The future of unmanned air warfare with drones

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Since 2011, the French Thales Group has been producing the Lightweight Multirole Missile (LMM), also known as the Martlet, for the UK Ministry of Defence. These versatile air-to-surface missiles were originally designed for use on the British Armed Forces’ AgustaWestland Lynx Wildcat helicopters, but have also proven effective when launched from ships, naval combat scenarios and portable launch pads.

Weighing up to 13 kilograms, 1.3 metres long and with a range of up to 6 kilometres, the Martlets are renowned for their accuracy and counter-attack resistance.

Although originally designed for helicopter and not UAV (unmanned aerial vehicle) missions, a version of the LMM adapted for UAVs was quickly developed. As the technology evolved, new launch platforms and LMM variants emerged, including the ‘free-falling’ variant, the FF-LMM or Fury, which was particularly suited to UAV deployment.

The legacy of the Martlets can be traced back to the Blowpipe surface-to-air missile of the 1960s and 1970s, used by the British Army and Royal Marines, although Thales’ missiles differ significantly in that they are not portable and cannot be shoulder-launched.

Pioneering drone-based missile deployment with JACKAL

Recently, a drone-adapted version of the LMM was tested with the JACKAL drone, marking a significant step towards the future of unmanned aerial warfare. JACKAL, developed by UK-based Flyby Technology in partnership with Turkish companies FlyBVLOS Technology and Maxwell Innovations, is a VTOL (Vertical Take-Off and Landing) platform designed for a variety of roles, from disabling tanks to assisting in aerial combat and unmanned operations.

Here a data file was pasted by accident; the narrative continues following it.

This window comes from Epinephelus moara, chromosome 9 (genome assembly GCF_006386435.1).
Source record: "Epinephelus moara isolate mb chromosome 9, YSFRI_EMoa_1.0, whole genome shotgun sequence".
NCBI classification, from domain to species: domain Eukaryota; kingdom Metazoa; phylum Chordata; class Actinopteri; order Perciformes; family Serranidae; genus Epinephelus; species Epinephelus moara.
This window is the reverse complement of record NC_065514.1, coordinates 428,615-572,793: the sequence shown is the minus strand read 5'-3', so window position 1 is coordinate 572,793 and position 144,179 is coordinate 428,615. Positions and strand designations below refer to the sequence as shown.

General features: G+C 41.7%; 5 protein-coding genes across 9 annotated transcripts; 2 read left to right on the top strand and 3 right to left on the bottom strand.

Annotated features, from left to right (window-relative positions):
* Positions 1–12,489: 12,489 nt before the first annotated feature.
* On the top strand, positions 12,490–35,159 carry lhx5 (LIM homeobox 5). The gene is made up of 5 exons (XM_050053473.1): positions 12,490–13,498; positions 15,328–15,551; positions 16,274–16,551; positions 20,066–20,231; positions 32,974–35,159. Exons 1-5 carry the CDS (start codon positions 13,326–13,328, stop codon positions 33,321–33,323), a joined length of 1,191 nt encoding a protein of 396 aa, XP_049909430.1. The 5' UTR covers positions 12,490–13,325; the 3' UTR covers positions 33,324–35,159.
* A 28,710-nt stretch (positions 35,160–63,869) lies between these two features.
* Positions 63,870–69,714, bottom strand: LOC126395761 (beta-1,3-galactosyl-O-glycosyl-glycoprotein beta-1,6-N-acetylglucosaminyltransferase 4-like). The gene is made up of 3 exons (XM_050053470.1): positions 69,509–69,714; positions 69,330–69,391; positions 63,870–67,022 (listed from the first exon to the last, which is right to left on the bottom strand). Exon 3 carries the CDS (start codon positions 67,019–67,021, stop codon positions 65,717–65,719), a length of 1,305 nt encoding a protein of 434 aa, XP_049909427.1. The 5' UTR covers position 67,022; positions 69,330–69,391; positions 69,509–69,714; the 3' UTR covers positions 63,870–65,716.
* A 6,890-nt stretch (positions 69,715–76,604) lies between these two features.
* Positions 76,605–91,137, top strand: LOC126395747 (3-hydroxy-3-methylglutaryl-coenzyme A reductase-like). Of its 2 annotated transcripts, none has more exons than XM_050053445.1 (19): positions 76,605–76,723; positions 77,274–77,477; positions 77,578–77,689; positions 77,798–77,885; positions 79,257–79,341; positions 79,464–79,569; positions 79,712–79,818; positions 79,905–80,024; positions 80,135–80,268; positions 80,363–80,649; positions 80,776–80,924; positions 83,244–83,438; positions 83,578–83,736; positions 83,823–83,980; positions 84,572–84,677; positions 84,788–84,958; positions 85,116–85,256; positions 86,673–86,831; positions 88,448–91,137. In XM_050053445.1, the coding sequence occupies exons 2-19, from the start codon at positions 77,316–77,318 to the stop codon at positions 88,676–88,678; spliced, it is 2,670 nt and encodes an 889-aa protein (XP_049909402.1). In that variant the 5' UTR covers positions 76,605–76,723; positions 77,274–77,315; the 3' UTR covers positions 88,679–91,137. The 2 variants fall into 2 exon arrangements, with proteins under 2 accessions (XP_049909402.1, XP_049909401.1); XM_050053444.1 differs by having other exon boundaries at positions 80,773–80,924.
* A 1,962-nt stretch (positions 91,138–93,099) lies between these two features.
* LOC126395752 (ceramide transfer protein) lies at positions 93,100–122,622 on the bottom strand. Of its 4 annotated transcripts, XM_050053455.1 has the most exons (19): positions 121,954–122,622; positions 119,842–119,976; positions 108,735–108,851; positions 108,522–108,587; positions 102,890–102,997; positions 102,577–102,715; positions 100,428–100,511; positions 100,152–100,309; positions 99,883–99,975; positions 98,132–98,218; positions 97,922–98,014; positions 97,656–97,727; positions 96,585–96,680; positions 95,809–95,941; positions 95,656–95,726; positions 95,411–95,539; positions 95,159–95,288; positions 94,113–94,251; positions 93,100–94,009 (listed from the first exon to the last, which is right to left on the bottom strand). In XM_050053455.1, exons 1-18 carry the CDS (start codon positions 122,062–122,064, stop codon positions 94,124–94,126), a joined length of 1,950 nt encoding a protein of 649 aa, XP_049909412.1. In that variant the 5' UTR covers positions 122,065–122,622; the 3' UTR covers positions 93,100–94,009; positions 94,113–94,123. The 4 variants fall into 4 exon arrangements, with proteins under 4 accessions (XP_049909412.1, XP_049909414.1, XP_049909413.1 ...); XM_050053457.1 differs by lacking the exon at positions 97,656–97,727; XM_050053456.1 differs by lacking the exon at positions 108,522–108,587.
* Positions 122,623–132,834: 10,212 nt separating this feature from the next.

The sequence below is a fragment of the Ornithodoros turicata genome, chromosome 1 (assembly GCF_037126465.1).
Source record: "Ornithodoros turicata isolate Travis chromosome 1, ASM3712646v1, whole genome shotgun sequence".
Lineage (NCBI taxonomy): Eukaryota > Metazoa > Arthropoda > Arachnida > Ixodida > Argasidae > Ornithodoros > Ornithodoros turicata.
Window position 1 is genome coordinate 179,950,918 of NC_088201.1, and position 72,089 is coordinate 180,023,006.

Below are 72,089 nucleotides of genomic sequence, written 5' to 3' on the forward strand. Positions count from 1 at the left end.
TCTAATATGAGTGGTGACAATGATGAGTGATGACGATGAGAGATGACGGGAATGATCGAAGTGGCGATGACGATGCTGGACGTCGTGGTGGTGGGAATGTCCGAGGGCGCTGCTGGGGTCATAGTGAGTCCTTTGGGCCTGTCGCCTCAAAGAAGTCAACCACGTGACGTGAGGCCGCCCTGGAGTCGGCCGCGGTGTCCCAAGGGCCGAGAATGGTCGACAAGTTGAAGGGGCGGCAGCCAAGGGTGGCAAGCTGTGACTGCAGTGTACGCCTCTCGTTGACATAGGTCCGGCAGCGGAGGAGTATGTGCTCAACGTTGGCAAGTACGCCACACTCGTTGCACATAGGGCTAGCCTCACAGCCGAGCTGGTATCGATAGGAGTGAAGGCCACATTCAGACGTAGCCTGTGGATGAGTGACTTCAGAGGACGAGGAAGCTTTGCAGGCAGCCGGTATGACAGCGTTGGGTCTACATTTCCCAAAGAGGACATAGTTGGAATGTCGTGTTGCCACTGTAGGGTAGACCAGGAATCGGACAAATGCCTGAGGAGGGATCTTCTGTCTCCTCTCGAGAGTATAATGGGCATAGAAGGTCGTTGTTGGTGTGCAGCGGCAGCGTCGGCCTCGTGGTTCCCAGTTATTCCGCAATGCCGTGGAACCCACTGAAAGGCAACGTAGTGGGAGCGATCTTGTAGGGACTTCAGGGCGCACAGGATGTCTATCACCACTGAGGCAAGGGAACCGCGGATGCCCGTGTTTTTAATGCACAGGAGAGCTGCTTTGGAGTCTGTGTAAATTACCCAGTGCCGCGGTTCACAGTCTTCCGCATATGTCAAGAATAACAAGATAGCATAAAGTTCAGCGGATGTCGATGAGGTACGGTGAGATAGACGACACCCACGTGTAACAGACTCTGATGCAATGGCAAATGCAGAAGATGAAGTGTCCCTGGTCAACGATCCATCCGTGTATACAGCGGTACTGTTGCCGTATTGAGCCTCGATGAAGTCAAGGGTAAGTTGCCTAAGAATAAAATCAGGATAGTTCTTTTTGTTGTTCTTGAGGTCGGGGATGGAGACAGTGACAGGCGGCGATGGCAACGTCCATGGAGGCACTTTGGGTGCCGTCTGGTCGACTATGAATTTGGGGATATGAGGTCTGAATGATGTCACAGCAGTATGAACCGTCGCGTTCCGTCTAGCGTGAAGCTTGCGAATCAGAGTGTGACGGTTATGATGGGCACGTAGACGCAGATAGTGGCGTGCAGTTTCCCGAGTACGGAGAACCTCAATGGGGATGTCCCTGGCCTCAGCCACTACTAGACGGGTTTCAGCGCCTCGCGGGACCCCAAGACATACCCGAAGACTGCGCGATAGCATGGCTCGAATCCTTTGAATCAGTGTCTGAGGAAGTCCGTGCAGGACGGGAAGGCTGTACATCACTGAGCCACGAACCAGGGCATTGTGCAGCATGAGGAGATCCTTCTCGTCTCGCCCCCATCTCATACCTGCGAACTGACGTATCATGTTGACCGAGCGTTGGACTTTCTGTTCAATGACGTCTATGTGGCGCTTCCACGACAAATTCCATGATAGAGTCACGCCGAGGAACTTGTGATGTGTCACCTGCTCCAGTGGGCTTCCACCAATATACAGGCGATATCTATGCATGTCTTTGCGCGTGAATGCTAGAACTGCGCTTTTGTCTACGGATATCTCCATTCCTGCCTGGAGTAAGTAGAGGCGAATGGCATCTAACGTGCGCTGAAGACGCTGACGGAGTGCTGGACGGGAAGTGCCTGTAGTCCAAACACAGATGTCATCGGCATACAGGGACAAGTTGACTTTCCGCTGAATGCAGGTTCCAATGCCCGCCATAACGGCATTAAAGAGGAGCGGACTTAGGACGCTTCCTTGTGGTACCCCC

JACKAL drone
JACKAL drone

Its vertical take-off and landing capability eliminates the need for a runway, a significant advantage for military forces as it allows for covert launch sites.

Flyby Technology has developed two JACKAL drones specifically for deploying LMM missiles during tests. With the help of Thales’ Belfast centre, the tests were completed in a few weeks. Flyby’s CEO Jon Parker, a former fighter pilot in the Royal Air Force, believes that the days of unmanned combat aircraft are numbered and that future warfare will take a completely different form.

Coming to terms with the implications of drone warfare

Parker admits that “they probably won’t like him for ending my kind”, but maintains that war is about winning, and drones, including the JACKAL system, can help achieve that goal. As unmanned aerial warfare continues to evolve, it is important to consider the potential drawbacks and ethical implications of this technology alongside its strategic advantages.

Source: thalesgroup.com

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